You do your horse a favor if you examine the content of any salt block before buying it. Your horse needs both salt and minerals; “trace minerals” refer to minerals your horse typically needs less than other minerals. The necessary mineral balance may also depend on what minerals it gets from hits other nutritional sources, so your best option is to examine your horse’s entire diet and supplement only as required. The typical trace mineral salt block is primarily composed of salt.
According to the ADM Alliance Nutrition Equine website, a 1,200-pound house gets approximately 73.5 percent of its salt requirement from a typical commercial equine salt and trace mineral block. Most horse grains are typically low in salt, so providing it free-choice both in his turn-out area or stall, if it has one, is ideal; your horse is likely to self-regulate its salt intake according to its needs. Some horse owners prefer to give loose salt versus block, as a horse’s tongue is not rough and it may have a harder time licking as much as it needs from a block. Loose salt can also be top-dressed on your horse’s grain; about 1 to 2 oz. daily should be adequate for most horses.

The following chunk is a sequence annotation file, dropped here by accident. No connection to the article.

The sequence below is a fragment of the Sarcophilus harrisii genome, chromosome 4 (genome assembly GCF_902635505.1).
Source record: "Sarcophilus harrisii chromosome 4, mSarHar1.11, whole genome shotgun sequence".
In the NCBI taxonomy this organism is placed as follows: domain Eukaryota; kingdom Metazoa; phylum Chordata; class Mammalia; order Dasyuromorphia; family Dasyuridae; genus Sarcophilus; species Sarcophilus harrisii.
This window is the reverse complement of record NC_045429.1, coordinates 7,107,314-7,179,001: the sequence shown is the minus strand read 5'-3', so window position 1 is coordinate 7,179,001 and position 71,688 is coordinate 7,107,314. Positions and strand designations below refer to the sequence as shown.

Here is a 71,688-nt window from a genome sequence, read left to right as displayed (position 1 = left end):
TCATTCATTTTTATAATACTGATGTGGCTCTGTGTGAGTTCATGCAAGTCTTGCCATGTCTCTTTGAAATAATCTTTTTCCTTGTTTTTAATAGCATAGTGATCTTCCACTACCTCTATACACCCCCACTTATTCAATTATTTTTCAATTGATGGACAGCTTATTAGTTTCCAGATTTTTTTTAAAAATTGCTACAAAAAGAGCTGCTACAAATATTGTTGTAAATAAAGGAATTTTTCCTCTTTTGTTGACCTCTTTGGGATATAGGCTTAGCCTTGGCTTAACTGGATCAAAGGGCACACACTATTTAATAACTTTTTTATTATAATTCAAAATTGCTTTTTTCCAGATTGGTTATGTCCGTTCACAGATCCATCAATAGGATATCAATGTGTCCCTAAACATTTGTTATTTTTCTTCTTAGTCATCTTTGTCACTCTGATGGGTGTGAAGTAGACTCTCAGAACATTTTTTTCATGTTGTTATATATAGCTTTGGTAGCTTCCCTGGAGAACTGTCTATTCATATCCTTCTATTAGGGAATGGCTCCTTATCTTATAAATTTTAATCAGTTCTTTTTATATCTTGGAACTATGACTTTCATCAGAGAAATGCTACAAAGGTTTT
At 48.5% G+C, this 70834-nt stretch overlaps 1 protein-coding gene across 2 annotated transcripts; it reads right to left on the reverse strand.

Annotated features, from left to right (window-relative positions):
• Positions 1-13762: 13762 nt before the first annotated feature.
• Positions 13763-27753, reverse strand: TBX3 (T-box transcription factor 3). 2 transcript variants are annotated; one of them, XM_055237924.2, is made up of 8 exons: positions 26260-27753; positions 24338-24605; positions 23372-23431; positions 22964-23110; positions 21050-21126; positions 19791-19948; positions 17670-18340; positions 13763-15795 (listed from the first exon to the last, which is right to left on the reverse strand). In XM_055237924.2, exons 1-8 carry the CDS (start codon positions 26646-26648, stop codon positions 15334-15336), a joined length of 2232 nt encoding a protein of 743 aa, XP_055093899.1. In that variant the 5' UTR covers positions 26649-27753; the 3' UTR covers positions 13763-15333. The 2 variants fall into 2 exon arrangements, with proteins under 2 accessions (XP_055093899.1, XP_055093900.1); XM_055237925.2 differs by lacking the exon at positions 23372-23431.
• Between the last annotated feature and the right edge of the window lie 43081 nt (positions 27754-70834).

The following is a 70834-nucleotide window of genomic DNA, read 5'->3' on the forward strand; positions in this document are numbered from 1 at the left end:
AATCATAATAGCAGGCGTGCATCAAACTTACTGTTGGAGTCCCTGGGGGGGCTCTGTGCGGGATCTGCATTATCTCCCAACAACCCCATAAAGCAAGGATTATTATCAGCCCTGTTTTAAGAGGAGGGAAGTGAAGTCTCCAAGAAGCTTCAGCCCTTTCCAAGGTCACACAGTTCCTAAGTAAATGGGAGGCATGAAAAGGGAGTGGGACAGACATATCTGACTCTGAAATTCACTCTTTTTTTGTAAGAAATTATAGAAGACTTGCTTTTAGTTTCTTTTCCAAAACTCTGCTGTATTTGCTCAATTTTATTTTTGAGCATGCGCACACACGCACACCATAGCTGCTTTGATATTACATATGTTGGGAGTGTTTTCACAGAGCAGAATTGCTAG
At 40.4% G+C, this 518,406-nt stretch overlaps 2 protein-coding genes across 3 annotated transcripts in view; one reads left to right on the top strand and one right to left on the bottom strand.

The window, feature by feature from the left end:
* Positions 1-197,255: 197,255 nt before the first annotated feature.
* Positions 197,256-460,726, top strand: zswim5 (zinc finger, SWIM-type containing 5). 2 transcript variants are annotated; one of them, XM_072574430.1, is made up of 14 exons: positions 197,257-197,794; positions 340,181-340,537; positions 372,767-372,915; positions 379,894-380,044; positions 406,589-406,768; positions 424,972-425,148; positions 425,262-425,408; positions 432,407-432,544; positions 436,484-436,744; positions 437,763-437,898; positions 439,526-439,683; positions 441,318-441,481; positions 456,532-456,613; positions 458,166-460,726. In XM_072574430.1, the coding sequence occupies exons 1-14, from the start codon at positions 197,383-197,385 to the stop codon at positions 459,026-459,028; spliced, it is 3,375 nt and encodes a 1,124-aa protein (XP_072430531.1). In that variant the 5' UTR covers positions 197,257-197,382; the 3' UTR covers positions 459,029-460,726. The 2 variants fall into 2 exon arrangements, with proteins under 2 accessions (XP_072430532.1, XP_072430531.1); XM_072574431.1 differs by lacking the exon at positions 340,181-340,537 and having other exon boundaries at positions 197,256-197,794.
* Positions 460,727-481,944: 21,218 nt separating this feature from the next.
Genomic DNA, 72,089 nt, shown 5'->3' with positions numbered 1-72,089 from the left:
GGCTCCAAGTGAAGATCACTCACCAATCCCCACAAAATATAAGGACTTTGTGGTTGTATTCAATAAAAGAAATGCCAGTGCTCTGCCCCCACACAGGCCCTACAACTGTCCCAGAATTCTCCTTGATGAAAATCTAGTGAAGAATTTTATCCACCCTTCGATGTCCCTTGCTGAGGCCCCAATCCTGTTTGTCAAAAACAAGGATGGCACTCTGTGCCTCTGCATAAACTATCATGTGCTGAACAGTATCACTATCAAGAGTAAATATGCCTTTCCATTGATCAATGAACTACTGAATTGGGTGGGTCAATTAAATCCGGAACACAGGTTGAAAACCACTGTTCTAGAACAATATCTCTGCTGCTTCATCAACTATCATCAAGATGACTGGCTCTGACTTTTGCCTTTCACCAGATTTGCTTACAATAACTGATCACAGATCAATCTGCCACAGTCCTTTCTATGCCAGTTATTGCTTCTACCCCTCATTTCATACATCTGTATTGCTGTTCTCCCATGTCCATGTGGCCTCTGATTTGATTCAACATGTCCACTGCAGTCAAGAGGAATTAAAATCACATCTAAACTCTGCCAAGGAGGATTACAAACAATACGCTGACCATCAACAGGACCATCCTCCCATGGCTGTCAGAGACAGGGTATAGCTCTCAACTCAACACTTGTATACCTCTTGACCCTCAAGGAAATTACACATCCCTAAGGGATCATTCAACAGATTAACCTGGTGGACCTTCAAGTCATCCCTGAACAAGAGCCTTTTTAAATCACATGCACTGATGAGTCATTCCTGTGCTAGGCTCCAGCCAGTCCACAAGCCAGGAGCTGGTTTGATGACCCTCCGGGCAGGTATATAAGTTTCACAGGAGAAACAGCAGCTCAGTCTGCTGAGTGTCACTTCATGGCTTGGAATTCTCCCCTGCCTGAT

Your horse needs some minerals more than others to be healthy; these are referred to as “macro-minerals.” Macro-minerals are calcium, phosphorus, magnesium, potassium, sodium and chloride. Your typical equine trace mineral salt block provides zero to negligible amounts of these essential macro-minerals. If your horse does not get them from some other source, such as grain, you may notice serious health deficiencies.
As the name implies, horses require very little trace minerals, or micro-minerals. These include copper, cobalt, iodine, iron, manganese, selenium and zinc, all of which are commonly found in your salt and trace mineral blocks. Your horse’s selenium needs are typically met through regular intake from the salt and trace mineral block, as well as much of its iodine requirements. You should monitor the frequency with which your horse licks its mineral block to help assess whether its needs are being met.
Signs of Mineral Deficiencies
Monitoring your horse’s behavior, as well as its overall appearance, can help you catch signs of mineral deficiencies. For example; you might suspect a phosphorus deficiency if your horse's coat is dull and lifeless, or if it starts eating dirt or wood. Excessive nervousness or “spook” can be an indication that your horse’s diet is not fulfilling the magnesium requirements. Supplementing these important minerals or adding a mineral-enriched grain should lead to a noticeable improvement in your horse's overall health.